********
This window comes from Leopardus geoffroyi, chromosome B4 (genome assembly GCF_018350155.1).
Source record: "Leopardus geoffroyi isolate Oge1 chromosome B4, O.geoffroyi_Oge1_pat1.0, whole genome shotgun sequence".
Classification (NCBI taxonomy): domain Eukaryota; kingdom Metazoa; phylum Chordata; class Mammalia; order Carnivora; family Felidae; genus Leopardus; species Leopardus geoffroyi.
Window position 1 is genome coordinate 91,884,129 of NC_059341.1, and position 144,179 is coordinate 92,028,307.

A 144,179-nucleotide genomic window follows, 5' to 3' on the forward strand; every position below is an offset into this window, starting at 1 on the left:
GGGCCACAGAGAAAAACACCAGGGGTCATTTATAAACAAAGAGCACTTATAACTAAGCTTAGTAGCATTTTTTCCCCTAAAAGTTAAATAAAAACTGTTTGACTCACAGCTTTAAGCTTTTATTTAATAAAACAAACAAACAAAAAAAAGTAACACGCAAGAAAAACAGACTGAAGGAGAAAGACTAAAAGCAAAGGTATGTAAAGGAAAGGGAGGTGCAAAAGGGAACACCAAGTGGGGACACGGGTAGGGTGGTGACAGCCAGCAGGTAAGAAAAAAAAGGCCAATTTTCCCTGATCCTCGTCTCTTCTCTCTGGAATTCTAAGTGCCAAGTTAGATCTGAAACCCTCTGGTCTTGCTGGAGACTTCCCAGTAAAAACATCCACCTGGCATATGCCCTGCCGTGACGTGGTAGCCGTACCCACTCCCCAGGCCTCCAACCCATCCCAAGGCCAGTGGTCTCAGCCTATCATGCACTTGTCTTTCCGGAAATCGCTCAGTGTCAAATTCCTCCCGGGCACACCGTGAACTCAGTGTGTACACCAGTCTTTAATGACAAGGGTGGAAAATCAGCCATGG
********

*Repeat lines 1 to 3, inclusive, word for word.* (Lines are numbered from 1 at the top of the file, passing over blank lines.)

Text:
This window comes from Leopardus geoffroyi, chromosome B4 (genome assembly GCF_018350155.1).
Source record: "Leopardus geoffroyi isolate Oge1 chromosome B4, O.geoffroyi_Oge1_pat1.0, whole genome shotgun sequence".
Classification (NCBI taxonomy): domain Eukaryota; kingdom Metazoa; phylum Chordata; class Mammalia; order Carnivora; family Felidae; genus Leopardus; species Leopardus geoffroyi.